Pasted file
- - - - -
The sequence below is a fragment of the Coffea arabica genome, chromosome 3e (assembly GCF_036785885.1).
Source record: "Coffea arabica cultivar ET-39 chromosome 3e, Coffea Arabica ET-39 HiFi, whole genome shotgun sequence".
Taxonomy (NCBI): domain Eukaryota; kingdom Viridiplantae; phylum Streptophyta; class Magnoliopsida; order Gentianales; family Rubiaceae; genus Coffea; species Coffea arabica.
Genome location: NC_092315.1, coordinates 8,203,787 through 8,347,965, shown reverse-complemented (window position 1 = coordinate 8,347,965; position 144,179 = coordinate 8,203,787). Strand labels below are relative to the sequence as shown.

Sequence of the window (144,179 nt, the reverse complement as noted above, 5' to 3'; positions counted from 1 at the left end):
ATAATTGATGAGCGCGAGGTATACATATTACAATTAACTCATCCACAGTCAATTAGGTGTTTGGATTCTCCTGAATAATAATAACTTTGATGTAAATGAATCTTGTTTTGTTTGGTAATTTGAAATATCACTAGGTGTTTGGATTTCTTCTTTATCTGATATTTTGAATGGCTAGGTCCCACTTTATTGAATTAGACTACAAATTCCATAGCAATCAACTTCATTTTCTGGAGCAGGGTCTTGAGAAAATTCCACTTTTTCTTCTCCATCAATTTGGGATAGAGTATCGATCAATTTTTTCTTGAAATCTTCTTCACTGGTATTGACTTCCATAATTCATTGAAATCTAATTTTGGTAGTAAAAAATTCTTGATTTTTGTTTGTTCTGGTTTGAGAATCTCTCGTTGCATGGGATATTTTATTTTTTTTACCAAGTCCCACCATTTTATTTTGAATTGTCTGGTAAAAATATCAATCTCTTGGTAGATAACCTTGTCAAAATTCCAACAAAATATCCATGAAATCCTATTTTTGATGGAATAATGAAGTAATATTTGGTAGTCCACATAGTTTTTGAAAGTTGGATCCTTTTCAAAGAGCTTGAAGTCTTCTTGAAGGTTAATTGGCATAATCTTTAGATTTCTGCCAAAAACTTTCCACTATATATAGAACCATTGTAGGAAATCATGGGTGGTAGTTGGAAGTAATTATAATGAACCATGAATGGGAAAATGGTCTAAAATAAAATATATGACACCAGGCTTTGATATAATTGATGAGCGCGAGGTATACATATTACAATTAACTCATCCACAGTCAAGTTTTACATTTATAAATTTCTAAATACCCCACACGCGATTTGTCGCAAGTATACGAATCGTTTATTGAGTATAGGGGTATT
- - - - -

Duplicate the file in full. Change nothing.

The sequence below is a fragment of the Coffea arabica genome, chromosome 3e (assembly GCF_036785885.1).
Source record: "Coffea arabica cultivar ET-39 chromosome 3e, Coffea Arabica ET-39 HiFi, whole genome shotgun sequence".
Taxonomy (NCBI): domain Eukaryota; kingdom Viridiplantae; phylum Streptophyta; class Magnoliopsida; order Gentianales; family Rubiaceae; genus Coffea; species Coffea arabica.
Genome location: NC_092315.1, coordinates 8,203,787 through 8,347,965, shown reverse-complemented (window position 1 = coordinate 8,347,965; position 144,179 = coordinate 8,203,787). Strand labels below are relative to the sequence as shown.

Sequence of the window (144,179 nt, the reverse complement as noted above, 5' to 3'; positions counted from 1 at the left end):
ATAATTGATGAGCGCGAGGTATACATATTACAATTAACTCATCCACAGTCAATTAGGTGTTTGGATTCTCCTGAATAATAATAACTTTGATGTAAATGAATCTTGTTTTGTTTGGTAATTTGAAATATCACTAGGTGTTTGGATTTCTTCTTTATCTGATATTTTGAATGGCTAGGTCCCACTTTATTGAATTAGACTACAAATTCCATAGCAATCAACTTCATTTTCTGGAGCAGGGTCTTGAGAAAATTCCACTTTTTCTTCTCCATCAATTTGGGATAGAGTATCGATCAATTTTTTCTTGAAATCTTCTTCACTGGTATTGACTTCCATAATTCATTGAAATCTAATTTTGGTAGTAAAAAATTCTTGATTTTTGTTTGTTCTGGTTTGAGAATCTCTCGTTGCATGGGATATTTTATTTTTTTTACCAAGTCCCACCATTTTATTTTGAATTGTCTGGTAAAAATATCAATCTCTTGGTAGATAACCTTGTCAAAATTCCAACAAAATATCCATGAAATCCTATTTTTGATGGAATAATGAAGTAATATTTGGTAGTCCACATAGTTTTTGAAAGTTGGATCCTTTTCAAAGAGCTTGAAGTCTTCTTGAAGGTTAATTGGCATAATCTTTAGATTTCTGCCAAAAACTTTCCACTATATATAGAACCATTGTAGGAAATCATGGGTGGTAGTTGGAAGTAATTATAATGAACCATGAATGGGAAAATGGTCTAAAATAAAATATATGACACCAGGCTTTGATATAATTGATGAGCGCGAGGTATACATATTACAATTAACTCATCCACAGTCAAGTTTTACATTTATAAATTTCTAAATACCCCACACGCGATTTGTCGCAAGTATACGAATCGTTTATTGAGTATAGGGGTATT